Stranded in Europe

One of my favorite pastimes over the years has been wandering the stacks (hundreds of shelves on two floors) at the UVM library. My searches have ranged from science and engineering to art, literature and books about writing. And of course, WWI. I happened to be in the memoir/biography section recently when I noticed a biography about a young woman in WWI. When I read who it was about, Nancy Johnson (my maiden name), I knew immediately I would read it.

nancyjohnsonThe book is called Deliver Us From Evil: A Southern Belle in Europe at the Outbreak of World War I, by Mary W. Schaller. It’s about Mary’s Grandmother, and she uses her grandmother’s own letters and stories. Unless you’re keen on WWI or your name is Nancy Johnson though, I probably wouldn’t recommend it. Yet, there were some interesting tidbits I learned from reading the book. This time period (late 19th/early 20th century) in U.S. history is often called the Gilded Age. There was a huge amount of wealth being made, but it was concentrated primarily in the upper classes. The author writes that 90% of the wealth in the U.S. was held by 10% of the population. Sound familiar? I think it’s even worse today.

Traveling to Europe had been for a long time, a favorite pastime of well-to-do Americans, and even the not so well-to-do. It still is. In the summer of 1914, there were 120,000 thousand American’s vacationing in Italy, France, Switzerland and elsewhere on the continent. Nancy Johnson, the daughter of a rich southern Congressman, was one of them, traveling with a friend under the protection of U.S. State Department personnel. It seems that Nancy was a bit of spoiled  rich kid, but she had her good points too, independence and intelligence.

europe_1914

Europe in 1914

Anyways, when the Archduke was killed on June 28, 1914, most of the Americans didn’t pay any attention and went on their merry way. It wasn’t until various nations declared war (end of July and August 1914) that everything became chaotic in Europe. Trains, horses, and ships were commandeered for the war effort. Banks closed and wouldn’t cash American checks. Then borders closed. Tens of thousands of Americans were stranded without a dime. Most of these were privileged rich Americans too. The U.S. government had to send cash to help out the stranded Americans because the European banks would take nothing else. The U.S. commissioned a ship, a captain, and crew, and added some U.S. marines for good measure and on August 5, the ship left New York City with $2.5 million in gold bullion in its hold. All going to help the Americans stranded in Europe. Wow!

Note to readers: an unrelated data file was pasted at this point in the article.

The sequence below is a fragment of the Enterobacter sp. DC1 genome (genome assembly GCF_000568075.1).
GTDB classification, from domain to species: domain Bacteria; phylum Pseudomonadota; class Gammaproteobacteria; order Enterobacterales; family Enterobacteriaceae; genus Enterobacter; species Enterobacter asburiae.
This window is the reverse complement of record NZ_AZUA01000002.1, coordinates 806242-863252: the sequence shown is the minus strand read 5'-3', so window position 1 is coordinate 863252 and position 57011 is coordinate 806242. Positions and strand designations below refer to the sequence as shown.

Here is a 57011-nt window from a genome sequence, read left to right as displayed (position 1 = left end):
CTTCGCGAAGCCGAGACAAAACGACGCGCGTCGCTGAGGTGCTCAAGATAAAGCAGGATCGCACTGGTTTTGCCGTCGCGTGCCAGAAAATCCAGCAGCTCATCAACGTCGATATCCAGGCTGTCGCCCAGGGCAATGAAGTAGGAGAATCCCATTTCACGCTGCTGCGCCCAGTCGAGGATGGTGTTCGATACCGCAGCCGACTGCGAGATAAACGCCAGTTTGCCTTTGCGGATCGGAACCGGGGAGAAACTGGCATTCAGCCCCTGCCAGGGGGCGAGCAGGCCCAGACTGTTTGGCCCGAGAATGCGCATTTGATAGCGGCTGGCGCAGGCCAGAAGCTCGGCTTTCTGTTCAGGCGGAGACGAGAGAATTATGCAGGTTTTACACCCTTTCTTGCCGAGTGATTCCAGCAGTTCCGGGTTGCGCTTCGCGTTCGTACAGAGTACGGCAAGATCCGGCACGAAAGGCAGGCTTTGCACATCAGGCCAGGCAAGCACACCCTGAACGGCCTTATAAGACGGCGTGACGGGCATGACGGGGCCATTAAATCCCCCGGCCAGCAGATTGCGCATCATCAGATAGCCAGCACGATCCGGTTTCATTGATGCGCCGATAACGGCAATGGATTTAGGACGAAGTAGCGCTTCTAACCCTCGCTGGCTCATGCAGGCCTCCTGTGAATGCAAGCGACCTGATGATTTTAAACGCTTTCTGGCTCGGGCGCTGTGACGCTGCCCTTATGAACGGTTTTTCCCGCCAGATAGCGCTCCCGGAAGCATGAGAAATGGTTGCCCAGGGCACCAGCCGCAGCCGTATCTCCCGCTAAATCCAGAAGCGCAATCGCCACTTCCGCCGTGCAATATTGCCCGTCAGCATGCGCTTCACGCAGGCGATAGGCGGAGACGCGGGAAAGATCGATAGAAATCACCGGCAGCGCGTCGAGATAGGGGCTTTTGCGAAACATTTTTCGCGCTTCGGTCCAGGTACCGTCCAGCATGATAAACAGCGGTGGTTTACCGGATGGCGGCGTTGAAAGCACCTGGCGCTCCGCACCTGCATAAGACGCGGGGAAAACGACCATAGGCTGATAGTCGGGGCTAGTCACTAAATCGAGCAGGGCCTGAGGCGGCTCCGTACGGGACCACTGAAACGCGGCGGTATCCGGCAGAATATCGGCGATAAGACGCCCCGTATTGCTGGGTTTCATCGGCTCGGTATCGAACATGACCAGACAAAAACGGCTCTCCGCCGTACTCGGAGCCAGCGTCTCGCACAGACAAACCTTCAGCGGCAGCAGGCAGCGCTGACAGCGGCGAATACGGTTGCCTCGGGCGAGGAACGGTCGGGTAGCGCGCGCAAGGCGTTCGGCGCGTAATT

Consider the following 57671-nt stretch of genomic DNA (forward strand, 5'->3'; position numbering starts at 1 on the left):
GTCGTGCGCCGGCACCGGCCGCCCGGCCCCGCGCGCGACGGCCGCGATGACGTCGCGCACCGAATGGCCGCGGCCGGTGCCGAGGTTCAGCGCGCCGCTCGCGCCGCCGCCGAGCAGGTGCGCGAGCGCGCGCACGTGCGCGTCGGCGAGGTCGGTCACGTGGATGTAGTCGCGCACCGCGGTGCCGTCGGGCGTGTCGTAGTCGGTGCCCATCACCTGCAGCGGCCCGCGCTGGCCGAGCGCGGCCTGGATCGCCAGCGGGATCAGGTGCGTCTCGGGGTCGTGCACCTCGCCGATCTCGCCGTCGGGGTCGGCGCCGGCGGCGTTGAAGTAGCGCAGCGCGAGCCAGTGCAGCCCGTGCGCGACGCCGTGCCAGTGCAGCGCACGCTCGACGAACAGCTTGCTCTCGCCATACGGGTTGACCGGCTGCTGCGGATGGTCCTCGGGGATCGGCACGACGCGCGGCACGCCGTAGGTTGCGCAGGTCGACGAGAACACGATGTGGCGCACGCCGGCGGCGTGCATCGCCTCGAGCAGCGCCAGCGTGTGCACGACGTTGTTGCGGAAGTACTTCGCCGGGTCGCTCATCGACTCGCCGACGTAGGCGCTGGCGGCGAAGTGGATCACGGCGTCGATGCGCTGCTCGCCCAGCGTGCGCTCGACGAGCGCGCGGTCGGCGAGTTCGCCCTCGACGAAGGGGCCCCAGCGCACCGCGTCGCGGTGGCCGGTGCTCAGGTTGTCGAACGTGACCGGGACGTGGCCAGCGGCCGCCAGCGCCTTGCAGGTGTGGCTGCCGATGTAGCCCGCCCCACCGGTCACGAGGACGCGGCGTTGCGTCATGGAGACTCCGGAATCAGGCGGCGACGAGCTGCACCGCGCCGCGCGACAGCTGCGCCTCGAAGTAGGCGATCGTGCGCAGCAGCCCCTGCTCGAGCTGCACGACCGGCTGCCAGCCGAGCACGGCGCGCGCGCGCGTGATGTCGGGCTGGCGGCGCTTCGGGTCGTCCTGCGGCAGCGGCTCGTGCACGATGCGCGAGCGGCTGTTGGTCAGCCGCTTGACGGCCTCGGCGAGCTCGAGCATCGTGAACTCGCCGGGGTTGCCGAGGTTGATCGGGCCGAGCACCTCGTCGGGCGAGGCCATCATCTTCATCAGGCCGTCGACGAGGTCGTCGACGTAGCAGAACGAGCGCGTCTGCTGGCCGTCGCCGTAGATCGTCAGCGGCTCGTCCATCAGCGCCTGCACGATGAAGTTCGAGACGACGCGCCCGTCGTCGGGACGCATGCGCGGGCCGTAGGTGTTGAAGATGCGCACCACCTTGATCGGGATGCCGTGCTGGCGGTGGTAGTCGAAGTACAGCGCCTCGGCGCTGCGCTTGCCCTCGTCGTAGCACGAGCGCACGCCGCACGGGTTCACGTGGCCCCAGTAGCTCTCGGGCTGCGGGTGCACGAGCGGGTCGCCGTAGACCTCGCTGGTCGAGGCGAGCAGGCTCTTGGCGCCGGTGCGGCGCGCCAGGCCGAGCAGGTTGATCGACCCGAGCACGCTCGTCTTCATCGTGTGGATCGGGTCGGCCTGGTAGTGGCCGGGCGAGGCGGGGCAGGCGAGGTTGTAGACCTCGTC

Back in Europe, the U.S. State Department and a group of wealthy stranded Americans weren’t going to wait the two weeks it would take for the money from home to arrive. They were able to charter a ship in Genoa, Italy to take 400 people back to America. Nancy Johnson was one of the selected few to get on board. The only person who could manage to get the money for the charter (500,000 francs in cash) was Frederick W. Vanderbilt. The Italian banks, with a lot of persuading, were willing to give him cash on his credit.

It took two weeks to cross the Atlantic. They were stopped by British warships and required to take action to evade German submarines. But Nancy made it home. She soon married the man her parents had sent her to Europe to forget. Good for you, Nancy.

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